To Win the Back-To-School Season, Retailers Need to Be Ready to Respond to Any Number of Scenarios

With back-to-school second only to the holiday season in sales volume, this time of year is critical in the calendars of retailers across multiple categories. According to the National Retail Federation, in 2019, households expected to spend an average of $696 on back-to-school shopping—$976 in homes with post-secondary students.

It is a massive annual $75-million market, which retailers of school supplies, apparel and electronics rely on to drive a disproportionate amount of their revenue for the year. And this year in particular, given the fallout from COVID-19, retailers are no doubt hoping for a back-to-school sales lift.

But getting consumers to shop back-to-school this year will be a challenge: In addition to near-record-low levels for consumer confidence and willingness to spend, many provinces are just now releasing their back-to-school plans. So far, most are implementing some combination of online and in-class instruction, though it varies from one province to the next, and could differ significantly among individual school boards. In addition, the various safety and distancing measures vary: Some provinces are mandating masks; others are not. Some grades require masks; others do not. Some provinces are putting in place special measures like staggered scheduling; remote learning for schools with limited space; and “bubbles”—groups of small students who won’t require distancing.

Some provinces have announced firm plans; others continue to hold back. All announcements are contingent on covid progress made in the remaining weeks of summer.

All of which requires retailers to maximize the agility of their marketing and in-store merchandising campaigns. The highly local nature of the planning and last-minute decision-making means stores will need to act fast:

  • Where school boards select online learning, retailers must quickly pivot to highlight electronics and other learn-from-home essentials.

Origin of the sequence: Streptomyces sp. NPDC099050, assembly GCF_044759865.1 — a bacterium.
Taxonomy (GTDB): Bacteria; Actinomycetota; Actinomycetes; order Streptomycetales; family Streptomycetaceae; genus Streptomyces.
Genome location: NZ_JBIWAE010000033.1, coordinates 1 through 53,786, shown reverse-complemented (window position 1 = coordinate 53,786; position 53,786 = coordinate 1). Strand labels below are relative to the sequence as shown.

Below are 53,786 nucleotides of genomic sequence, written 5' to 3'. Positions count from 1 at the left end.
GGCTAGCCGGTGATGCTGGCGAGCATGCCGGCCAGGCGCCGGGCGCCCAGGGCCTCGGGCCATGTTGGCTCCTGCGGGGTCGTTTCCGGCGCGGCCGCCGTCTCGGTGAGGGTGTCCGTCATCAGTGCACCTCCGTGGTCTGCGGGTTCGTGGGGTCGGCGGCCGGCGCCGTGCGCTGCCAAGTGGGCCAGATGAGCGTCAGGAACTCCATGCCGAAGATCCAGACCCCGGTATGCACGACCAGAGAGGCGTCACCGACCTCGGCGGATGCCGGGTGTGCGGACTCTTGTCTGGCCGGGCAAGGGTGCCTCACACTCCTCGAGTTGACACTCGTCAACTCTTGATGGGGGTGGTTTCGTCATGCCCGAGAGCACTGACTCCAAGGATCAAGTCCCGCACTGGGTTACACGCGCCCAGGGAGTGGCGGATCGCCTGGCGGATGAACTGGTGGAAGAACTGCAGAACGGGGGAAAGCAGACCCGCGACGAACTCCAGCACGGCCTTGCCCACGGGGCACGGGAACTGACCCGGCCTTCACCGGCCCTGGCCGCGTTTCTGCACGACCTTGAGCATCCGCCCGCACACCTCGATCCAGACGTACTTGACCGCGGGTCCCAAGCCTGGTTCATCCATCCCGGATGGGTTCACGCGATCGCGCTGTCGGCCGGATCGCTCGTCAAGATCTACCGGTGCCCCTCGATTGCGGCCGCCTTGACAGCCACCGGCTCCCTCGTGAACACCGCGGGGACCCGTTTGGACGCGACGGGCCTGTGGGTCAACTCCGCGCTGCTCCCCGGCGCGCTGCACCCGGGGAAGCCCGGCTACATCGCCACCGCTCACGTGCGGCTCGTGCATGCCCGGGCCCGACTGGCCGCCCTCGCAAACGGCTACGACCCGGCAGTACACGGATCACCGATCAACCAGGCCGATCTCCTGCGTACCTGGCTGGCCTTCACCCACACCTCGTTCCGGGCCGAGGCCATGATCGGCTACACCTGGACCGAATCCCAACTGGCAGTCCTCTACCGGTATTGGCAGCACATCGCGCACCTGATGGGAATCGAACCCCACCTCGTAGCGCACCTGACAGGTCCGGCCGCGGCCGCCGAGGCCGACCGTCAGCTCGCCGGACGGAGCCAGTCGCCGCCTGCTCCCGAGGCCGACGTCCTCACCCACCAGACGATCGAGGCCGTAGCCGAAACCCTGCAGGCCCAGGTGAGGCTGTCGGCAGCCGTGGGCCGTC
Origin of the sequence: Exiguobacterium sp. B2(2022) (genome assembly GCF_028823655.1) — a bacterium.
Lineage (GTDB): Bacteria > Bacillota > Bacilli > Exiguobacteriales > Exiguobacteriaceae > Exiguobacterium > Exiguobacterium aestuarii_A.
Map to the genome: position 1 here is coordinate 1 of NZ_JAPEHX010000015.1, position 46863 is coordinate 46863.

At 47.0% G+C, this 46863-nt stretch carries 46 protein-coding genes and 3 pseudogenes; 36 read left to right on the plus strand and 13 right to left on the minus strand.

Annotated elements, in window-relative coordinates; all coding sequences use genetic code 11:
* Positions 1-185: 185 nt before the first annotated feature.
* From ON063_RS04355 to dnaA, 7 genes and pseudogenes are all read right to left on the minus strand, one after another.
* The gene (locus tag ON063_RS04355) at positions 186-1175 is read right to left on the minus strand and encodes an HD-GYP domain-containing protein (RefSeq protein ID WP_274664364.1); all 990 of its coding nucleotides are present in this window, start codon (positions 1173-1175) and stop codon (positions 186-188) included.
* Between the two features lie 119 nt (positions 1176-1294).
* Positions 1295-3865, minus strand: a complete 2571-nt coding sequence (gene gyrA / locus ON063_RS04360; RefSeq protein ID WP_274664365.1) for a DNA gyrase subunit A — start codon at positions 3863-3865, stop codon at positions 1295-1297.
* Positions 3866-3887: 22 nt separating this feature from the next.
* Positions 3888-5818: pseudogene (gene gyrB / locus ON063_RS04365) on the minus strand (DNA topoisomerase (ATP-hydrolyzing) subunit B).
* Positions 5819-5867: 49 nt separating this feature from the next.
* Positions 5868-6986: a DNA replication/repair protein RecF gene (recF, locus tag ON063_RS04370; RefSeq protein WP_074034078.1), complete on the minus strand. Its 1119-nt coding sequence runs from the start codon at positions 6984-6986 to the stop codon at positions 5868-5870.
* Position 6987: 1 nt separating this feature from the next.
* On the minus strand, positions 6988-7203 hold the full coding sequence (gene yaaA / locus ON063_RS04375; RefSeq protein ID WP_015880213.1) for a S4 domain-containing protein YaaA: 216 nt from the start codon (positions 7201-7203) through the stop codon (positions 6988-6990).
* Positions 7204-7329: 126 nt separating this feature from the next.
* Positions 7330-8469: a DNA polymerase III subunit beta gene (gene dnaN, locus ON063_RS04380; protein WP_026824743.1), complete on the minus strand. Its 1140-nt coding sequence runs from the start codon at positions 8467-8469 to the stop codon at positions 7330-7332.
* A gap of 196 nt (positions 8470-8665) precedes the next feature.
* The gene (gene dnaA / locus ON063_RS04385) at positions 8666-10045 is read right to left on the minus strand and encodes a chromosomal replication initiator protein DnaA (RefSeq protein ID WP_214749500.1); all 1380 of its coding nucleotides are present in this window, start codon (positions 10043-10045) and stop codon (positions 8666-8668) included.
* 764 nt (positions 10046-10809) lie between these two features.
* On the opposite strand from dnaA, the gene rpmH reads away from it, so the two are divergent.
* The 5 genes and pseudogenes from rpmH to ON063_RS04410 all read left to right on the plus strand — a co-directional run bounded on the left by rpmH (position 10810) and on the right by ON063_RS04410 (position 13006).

• Where the decision is to return to class, the focus must be on more traditional back-to-school communications and experiences. 
  • The variance from board to board means that retailers will want to highlight “learn from home” in some regions and “back to school” in others.
  • Whatever the plans now, there is always the possibility they will change partway through the year, requiring parents and students to quickly equip themselves for another new reality.
  • Fall 2020 means the addition of a new product into the back-to-school mix: child-friendly PPE—another factor complicating the communications equation.

It all adds up to a complex matrix of “what ifs”, but the ultimate message is clear: If retailers want to win this back-to-school season, they need communication that is hyper timely and regionally-varied. The fact that back-to-school planning varies not just across Canada but within individual provinces and boards makes it critical that marketing be targeted at a very local level. Homes a kilometre apart could be subject to different regulations.

There is always a lot of talk about flexibility in marketing; this fall, it will be more important than ever. Marketing tools and processes must enable easy, frequent outreach to customers. They must be able to “localize” messaging, allowing frontline marketers across various locations to customize content according to their region. These kinds of capabilities will be essential in the months to come as retailers ready themselves to be ready for anything.